When students aren’t listening, it’s usually because of one main thing: they are not engaged with the setup of the classroom and how the lesson is structured. As you may have already realized, when students don’t understand the rules and procedures in your classroom, they then begin to take control in the classroom. And you know what that means, right?
As a new teacher, you’ll want to set up three simple systems in your classroom that effectively engage your students. Simple systems help students become more self-directed. They know how your classroom is run and feel safe with a sense of a routine. Simply put, your students know they can succeed and won’t challenge your authority because they WON’T need to.
Here are three basic systems which you should implement from the first day of school:
* Set up your expectations for success in the classroom so students always know exactly what to do. This goes for every task, rule and procedure.
* Set up a system of rules, procedures and consequences. Teach and reinforce those rules and procedures using consequences that are most crucial for running your lesson effectively. Ideally, you should have three or four rules and a variety of procedures for running your classroom effectively.
* Cater to a variety of learning styles and abilities. Using differentiated instruction, teachers cater to a wide variety of varied interests, cultural backgrounds and world knowledge which results in more dynamic classroom interaction. In a differentiated learning environment, students feel safe because they know they will learn something in your lesson.
Tips for Establishing Procedures
1. Set up the classroom with procedures that aim to establish self-directed behavior that engages students right away so you can start content teaching rather than managing a class. Use time saving management strategies such as a timer or a “Do Now” activity so students know exactly what to do and what not to do the minute the lesson begins. I begin my lesson by writing on the board in big letters “To Do Now” and then say to the class: “let’s see how many vocabulary words you recognize in five minutes.”
2. Many discipline problems occur when students feel that the lesson isn’t organized properly with appropriate activities for the beginning, middle and end parts of a lesson. Write down the activities and what students will do for each one. Write the number of minutes for each activity
and then check off when that activity is completed.
Examples of self-directed procedures
o Have a box for turning in work.
o Have students do something else while you are dealing with administrative matters.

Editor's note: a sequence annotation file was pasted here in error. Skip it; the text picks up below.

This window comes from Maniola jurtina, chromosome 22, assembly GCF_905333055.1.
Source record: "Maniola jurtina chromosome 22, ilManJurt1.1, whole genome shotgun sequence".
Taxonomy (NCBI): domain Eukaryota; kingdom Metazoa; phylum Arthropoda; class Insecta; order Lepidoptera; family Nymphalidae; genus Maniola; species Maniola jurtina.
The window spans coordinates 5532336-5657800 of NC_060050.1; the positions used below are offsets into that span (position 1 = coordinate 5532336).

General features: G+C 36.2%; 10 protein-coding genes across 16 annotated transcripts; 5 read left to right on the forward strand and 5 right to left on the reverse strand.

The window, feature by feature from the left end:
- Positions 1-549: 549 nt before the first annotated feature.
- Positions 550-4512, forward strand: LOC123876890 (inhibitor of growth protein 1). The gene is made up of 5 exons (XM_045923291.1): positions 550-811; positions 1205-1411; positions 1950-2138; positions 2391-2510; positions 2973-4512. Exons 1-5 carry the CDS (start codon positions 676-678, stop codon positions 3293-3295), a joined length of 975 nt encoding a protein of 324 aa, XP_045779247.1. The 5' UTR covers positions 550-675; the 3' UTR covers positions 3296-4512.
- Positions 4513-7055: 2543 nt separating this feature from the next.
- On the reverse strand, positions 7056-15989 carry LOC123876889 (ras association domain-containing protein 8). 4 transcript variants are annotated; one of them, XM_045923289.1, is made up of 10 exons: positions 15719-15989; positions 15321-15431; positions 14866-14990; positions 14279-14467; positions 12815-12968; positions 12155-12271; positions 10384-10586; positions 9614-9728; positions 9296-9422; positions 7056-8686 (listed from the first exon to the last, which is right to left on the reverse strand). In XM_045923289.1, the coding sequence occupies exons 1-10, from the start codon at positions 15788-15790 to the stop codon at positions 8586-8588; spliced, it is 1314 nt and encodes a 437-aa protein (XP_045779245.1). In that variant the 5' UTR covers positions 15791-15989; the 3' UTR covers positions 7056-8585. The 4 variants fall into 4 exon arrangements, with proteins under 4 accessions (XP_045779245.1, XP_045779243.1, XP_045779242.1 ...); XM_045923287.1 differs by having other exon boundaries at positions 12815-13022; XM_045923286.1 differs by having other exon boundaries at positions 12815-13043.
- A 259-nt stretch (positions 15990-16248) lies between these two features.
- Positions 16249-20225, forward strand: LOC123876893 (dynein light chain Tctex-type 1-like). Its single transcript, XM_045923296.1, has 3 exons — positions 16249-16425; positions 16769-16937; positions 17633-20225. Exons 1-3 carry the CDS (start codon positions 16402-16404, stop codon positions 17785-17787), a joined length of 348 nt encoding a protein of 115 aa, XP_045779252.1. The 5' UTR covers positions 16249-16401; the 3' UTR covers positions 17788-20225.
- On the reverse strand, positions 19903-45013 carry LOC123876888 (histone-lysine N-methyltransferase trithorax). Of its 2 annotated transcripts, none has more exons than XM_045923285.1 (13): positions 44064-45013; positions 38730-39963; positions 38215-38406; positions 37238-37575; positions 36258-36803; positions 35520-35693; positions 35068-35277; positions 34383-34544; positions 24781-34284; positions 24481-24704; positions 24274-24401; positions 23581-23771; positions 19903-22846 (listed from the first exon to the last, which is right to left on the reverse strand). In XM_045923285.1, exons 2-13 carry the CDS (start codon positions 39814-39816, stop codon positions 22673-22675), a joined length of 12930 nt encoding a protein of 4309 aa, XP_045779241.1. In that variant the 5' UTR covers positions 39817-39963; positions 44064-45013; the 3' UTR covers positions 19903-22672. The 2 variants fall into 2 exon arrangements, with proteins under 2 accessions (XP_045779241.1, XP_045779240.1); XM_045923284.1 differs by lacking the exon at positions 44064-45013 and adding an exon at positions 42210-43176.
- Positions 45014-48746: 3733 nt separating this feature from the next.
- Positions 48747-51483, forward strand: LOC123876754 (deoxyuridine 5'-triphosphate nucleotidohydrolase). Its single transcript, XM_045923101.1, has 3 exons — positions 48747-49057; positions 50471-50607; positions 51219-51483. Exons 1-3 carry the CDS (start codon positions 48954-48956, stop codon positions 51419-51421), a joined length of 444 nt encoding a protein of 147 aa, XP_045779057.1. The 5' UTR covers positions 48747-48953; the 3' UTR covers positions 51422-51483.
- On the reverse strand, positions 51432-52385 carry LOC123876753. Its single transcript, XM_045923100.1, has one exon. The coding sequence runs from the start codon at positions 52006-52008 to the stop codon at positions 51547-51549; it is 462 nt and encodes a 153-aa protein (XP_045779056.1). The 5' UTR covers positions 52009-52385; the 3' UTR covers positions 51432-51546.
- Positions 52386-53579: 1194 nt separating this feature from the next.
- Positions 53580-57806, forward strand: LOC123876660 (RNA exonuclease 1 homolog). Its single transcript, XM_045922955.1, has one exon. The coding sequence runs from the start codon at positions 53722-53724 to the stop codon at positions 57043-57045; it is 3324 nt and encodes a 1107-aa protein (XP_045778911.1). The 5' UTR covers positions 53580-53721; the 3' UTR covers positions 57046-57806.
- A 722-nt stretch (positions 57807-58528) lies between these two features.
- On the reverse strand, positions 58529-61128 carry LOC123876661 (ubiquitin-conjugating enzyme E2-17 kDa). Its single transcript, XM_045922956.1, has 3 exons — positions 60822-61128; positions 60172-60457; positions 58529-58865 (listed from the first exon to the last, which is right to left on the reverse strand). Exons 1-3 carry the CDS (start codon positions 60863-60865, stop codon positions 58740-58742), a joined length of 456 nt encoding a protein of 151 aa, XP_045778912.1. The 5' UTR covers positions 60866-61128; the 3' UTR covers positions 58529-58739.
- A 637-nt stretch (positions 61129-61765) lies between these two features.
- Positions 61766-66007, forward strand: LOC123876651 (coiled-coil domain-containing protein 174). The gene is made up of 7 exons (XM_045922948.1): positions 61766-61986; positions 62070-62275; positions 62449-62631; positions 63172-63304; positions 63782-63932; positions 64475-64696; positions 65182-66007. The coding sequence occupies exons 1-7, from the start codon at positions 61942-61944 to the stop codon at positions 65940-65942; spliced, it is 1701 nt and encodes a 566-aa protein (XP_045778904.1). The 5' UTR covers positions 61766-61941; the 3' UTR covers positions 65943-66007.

o Have routines for concluding each day: turning in folders, completing a check-off sheet or behavior chart
o Have a cue or signal when noise level is unacceptable
o Procedures for students coming to and going from the bathroom. (i.e. students can go to the bathroom only once during a given lesson)
It is important always to invoke a consequence for any violation of a rule. Therefore, teachers should develop a range of alternative consequences, beginning with one that is a warning. Having a range of consequences enables teachers to be consistent yet not be trapped into applying a consequence that exceeds the offense.
o State the consequences in clear and specific terms so that the students will know exactly what will happen if they break a rule.
o Determine a range of alternatives (maximum of five) so that you can always implement a consequence.
o Relate the consequences to the rule as directly as possible.
o Make the consequences logical to help emphasize a cuase-and-effect relationship.
o Severe behavior clause
o Sending discipline plan to parents/caregivers
o Cooperative plan with administration
Tips for Setting up Systems for Success
It is our goal as educators to communicate success in an attempt to enhance student motivation and engage students. When teachers communicate their expectations for success, they will also enhance student motivation. Teachers can employ certain strategies to increase the motivation factor:
Strategies teachers can use to increase the expectancy component of success
o Teachers provide success oriented activities (there is an appropriate level of challenge that will bring success.
o Teachers establish a positive learning environment
o Teachers introduce cooperative learning using group and pair work.
o Teachers can cater to different individual interests
o Teachers can provide choice leading to more student autonomy.
o Teachers can provide a variety of positive reinforcement
o Teachers can personalize the learning tasks.
Using easy to engage lesson beginnings
Activities: Easy to engage lesson beginnings
* A review of previously learned words
* An activity with a personal element
* A light activity such as a game
* Write the plan of the lesson on the side of the board and go over.
* Go over class behavior and rules
* Write new vocabulary words on the board and try to elicit from them the meaning.
* Write a short story or several sentences and have them copy.
* Start with something surprising like a strange object or question or picture. Ask the students why you have brought it.
* Write the goals of the lesson on the board and discuss them.
* Have short conversations with them like: “Good Morning, How are you?”
* DO NOW – write a few exercises on the board for them to do as soon as they enter the class.
Procedures for Transitioning from one lesson part to the next
It’s important to communicate success by using transitions to glue one lesson part with the next such as “Good! You did that very well. Now let’s see how you can apply your knowledge of vocabulary with the reading comprehension.” Think of 1 personal and 1 transitional statement you can use to “glue” each part of the lesson with the next.
As a post part of your lesson, you can ask the class what you did in the class in order to give a sense of closure.
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